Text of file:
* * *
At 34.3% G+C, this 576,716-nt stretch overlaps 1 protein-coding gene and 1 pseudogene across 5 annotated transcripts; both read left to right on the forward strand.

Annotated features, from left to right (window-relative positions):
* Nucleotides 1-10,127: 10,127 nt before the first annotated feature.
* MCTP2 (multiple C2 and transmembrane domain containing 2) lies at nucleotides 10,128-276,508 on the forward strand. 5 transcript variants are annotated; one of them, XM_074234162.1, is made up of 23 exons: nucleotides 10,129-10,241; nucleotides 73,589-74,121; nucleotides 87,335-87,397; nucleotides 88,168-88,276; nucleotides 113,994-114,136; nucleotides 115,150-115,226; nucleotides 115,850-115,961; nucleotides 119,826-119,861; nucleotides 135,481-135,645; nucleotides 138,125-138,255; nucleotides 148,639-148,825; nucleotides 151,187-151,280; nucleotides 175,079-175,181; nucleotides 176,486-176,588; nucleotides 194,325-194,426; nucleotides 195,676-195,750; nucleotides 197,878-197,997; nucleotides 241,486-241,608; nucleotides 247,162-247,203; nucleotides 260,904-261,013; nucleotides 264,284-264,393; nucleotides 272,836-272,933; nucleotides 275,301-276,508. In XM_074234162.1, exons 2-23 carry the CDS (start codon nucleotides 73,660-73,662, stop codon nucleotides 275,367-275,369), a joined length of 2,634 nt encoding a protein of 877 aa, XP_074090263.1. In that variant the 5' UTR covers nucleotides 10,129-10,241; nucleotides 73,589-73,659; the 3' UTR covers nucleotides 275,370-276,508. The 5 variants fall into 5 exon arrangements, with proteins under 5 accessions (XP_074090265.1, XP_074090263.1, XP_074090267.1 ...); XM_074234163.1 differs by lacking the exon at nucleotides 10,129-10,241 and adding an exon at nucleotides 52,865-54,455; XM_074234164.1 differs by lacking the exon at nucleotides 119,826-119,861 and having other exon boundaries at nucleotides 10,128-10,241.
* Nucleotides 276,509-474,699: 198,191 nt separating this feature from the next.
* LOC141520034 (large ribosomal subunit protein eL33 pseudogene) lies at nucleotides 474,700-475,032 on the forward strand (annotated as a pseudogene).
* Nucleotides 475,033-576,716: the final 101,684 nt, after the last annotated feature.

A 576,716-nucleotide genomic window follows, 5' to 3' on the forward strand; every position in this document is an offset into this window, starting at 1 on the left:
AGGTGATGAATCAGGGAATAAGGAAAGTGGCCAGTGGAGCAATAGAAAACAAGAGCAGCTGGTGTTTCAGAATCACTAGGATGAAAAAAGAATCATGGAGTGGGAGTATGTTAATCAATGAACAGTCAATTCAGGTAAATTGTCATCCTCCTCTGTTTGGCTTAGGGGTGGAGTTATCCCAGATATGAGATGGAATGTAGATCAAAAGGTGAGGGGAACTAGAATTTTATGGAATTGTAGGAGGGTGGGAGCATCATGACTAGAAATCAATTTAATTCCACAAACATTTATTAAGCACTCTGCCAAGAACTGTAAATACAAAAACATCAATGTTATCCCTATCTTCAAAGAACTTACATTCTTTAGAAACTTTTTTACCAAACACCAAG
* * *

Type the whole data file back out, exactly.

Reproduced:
At 34.3% G+C, this 576,716-nt stretch overlaps 1 protein-coding gene and 1 pseudogene across 5 annotated transcripts; both read left to right on the forward strand.

Annotated features, from left to right (window-relative positions):
* Nucleotides 1-10,127: 10,127 nt before the first annotated feature.
* MCTP2 (multiple C2 and transmembrane domain containing 2) lies at nucleotides 10,128-276,508 on the forward strand. 5 transcript variants are annotated; one of them, XM_074234162.1, is made up of 23 exons: nucleotides 10,129-10,241; nucleotides 73,589-74,121; nucleotides 87,335-87,397; nucleotides 88,168-88,276; nucleotides 113,994-114,136; nucleotides 115,150-115,226; nucleotides 115,850-115,961; nucleotides 119,826-119,861; nucleotides 135,481-135,645; nucleotides 138,125-138,255; nucleotides 148,639-148,825; nucleotides 151,187-151,280; nucleotides 175,079-175,181; nucleotides 176,486-176,588; nucleotides 194,325-194,426; nucleotides 195,676-195,750; nucleotides 197,878-197,997; nucleotides 241,486-241,608; nucleotides 247,162-247,203; nucleotides 260,904-261,013; nucleotides 264,284-264,393; nucleotides 272,836-272,933; nucleotides 275,301-276,508. In XM_074234162.1, exons 2-23 carry the CDS (start codon nucleotides 73,660-73,662, stop codon nucleotides 275,367-275,369), a joined length of 2,634 nt encoding a protein of 877 aa, XP_074090263.1. In that variant the 5' UTR covers nucleotides 10,129-10,241; nucleotides 73,589-73,659; the 3' UTR covers nucleotides 275,370-276,508. The 5 variants fall into 5 exon arrangements, with proteins under 5 accessions (XP_074090265.1, XP_074090263.1, XP_074090267.1 ...); XM_074234163.1 differs by lacking the exon at nucleotides 10,129-10,241 and adding an exon at nucleotides 52,865-54,455; XM_074234164.1 differs by lacking the exon at nucleotides 119,826-119,861 and having other exon boundaries at nucleotides 10,128-10,241.
* Nucleotides 276,509-474,699: 198,191 nt separating this feature from the next.
* LOC141520034 (large ribosomal subunit protein eL33 pseudogene) lies at nucleotides 474,700-475,032 on the forward strand (annotated as a pseudogene).
* Nucleotides 475,033-576,716: the final 101,684 nt, after the last annotated feature.

A 576,716-nucleotide genomic window follows, 5' to 3' on the forward strand; every position in this document is an offset into this window, starting at 1 on the left:
AGGTGATGAATCAGGGAATAAGGAAAGTGGCCAGTGGAGCAATAGAAAACAAGAGCAGCTGGTGTTTCAGAATCACTAGGATGAAAAAAGAATCATGGAGTGGGAGTATGTTAATCAATGAACAGTCAATTCAGGTAAATTGTCATCCTCCTCTGTTTGGCTTAGGGGTGGAGTTATCCCAGATATGAGATGGAATGTAGATCAAAAGGTGAGGGGAACTAGAATTTTATGGAATTGTAGGAGGGTGGGAGCATCATGACTAGAAATCAATTTAATTCCACAAACATTTATTAAGCACTCTGCCAAGAACTGTAAATACAAAAACATCAATGTTATCCCTATCTTCAAAGAACTTACATTCTTTAGAAACTTTTTTACCAAACACCAAG